Wary Western oilmen seek new deal in Iran
London - J.W. Williamson’s 1927 book In a Persian Oil Field, subtitled A Study in Scientific and Industrial Development, waxed lyrical over the work of the Anglo-Persian Oil Company. As well as examining the company’s technical work, the book showcased the housing, medical facilities and vegetable bazaar provided by the company for local workers, “many of them simple nomads”. British employees were largely segregated.
A preface by the Earl of Balfour — he of the 1917 British declaration backing a Jewish state in Palestine — reflected the importance attached by the London government to Anglo-Persian’s exclusive rights, derived from the 1901 D’Arcy concession, to exploit Iran’s oil reserves.
The terms that had been accepted by the Qajar shah became a growing source of contention for nationalists, as the British government famously received more in tax from the oil company than the Iranian government received in royalties.
The bitter taste lasted beyond nationalisation in the 1950s and the 1979 revolution and lingers today as Iran gears up to entice Western energy majors back with international sanctions set to ease following Tehran’s nuclear agreement with world powers.
The September visit to Iran by executives of BP, the successor to Anglo-Persia, had a particular sensitivity in Iran. But BP is hardly alone. Total, Eni and Shell will lead the way as majors that had greater involvement in Iran before the United States pressured them to withdraw around 2009-11.
Even US companies are eyeing Iran’s carbon reserves, the largest in the world with 157.8 billion barrels of oil (9.3% of global total) and 34 trillion cubic metres of gas (18.2% of global total).
The attraction is mutual. Iran badly needs international investment and expertise and there is widespread dissatisfaction with the quality and speed of Chinese contractors.
Iranian Deputy Oil Minister Hossein Zamaninia said in July that Iran had identified oil and gas projects worth $185 billion which it aimed to sign by 2020 and Iran is especially keen to gain access to the advanced technology needed to convert the vast undersea reserves of the South Pars field into liquid natural gas, its most exportable form. Without the majors’ know-how, progress has been slow: while Iran holds 18.2% of global gas reserves, its production in 2014 was only 5% of the world total.
But given the history, there is still suspicion in Iran and a persistent desire for “self-reliance”. When Supreme Leader Ayatollah Ali Khamenei decreed in 2005-06 that much of Iran’s state-owned industries should be privatised, he stipulated that upstream oil and gas would remain in public hands.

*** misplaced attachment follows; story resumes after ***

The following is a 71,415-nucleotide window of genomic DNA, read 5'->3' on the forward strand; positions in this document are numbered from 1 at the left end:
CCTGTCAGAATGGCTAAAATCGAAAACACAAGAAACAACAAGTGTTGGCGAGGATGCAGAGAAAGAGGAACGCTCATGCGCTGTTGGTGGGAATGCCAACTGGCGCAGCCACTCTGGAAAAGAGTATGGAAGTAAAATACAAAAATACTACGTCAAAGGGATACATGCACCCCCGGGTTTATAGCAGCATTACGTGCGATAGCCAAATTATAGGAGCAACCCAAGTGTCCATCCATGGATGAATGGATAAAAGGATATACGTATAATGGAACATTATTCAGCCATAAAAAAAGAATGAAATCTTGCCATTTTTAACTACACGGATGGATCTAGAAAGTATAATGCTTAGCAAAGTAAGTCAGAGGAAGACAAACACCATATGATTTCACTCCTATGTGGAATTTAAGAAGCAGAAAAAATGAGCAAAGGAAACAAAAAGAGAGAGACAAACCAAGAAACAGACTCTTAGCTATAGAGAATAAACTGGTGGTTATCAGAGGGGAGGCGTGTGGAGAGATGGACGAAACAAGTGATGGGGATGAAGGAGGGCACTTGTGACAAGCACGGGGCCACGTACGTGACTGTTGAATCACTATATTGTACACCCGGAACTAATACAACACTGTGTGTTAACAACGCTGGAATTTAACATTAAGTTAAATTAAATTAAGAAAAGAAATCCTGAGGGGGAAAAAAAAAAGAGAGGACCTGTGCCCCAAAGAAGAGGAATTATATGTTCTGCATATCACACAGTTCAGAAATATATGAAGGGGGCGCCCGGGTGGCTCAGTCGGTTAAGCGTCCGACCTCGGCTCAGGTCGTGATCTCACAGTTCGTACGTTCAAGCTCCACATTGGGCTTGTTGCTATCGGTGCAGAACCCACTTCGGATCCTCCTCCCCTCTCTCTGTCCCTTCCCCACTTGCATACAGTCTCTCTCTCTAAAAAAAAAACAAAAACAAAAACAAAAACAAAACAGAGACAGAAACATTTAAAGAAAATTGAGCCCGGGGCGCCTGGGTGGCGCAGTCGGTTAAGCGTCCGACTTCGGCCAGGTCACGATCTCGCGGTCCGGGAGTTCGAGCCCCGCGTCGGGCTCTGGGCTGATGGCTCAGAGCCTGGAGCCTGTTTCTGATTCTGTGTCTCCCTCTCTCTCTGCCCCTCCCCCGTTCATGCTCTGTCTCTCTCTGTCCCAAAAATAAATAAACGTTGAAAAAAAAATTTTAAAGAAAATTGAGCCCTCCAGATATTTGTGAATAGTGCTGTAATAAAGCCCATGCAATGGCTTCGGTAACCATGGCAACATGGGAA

In order to safeguard public ownership of energy reserves, the Islamic Republic in the 1990s evolved a system called “buy-back”. Essentially this meant the contractor funded all development, received an agreed production share and then transferred operation of the field to the Iranian authorities after a set number of years, so completing the contract.
The majors disliked “buy-back”, partly because it gave them no real incentive to maximise production and profits and partly because contracts were restricted to five to eight years.
This is set to change, with recent cabinet approval of a new arrangement, the so-called Iran Petroleum Contract (IPC), and a conference is scheduled in Tehran for the Iranian month of Aban (October 23rd- November 21st) to announce the terms, with a follow-up conference in London in February 2016.
Vagueness over the date of the conference may reflect the “complex” issues involved, an Iranian business journalist told The Arab Weekly.
The Oil Ministry and the state-owned National Iranian Oil Company have been trawling through possibilities since legislation in 2012 gave them power to examine new models and terms.
Just how far they have decided to go remains to be seen. In 2014, Mehdi Hosseini, chairman of a contracts revision committee, said international companies taking part in “joint ventures” would be “paid” with a share of the output — giving them an incentive not present under “buy-back”, to maximise production and profits. Iran might go further in taking a fee per barrel, and there has also been talk of contracts lasting 20-25 years.
The majors are wary, not just about their bottom lines in a less-than-vibrant world market but over who their Iranian partners might be in “joint ventures” and also regarding technology transfers. The government’s intention appears to be to offer sufficiently attractive terms to attract investment and expertise.
Rather like the July 14th nuclear agreement with world powers, Iran has set its “red lines” discretely and will now look for common ground between its belief in “self-reliance” and international pressure to fall into line.
In his speech to the UN General Assembly in September, Iranian President Hassan Rohani portrayed the nuclear agreement as a blueprint for solving problems through dialogue.
No doubt he also believes Iran can pursue its national interest through compromise in energy.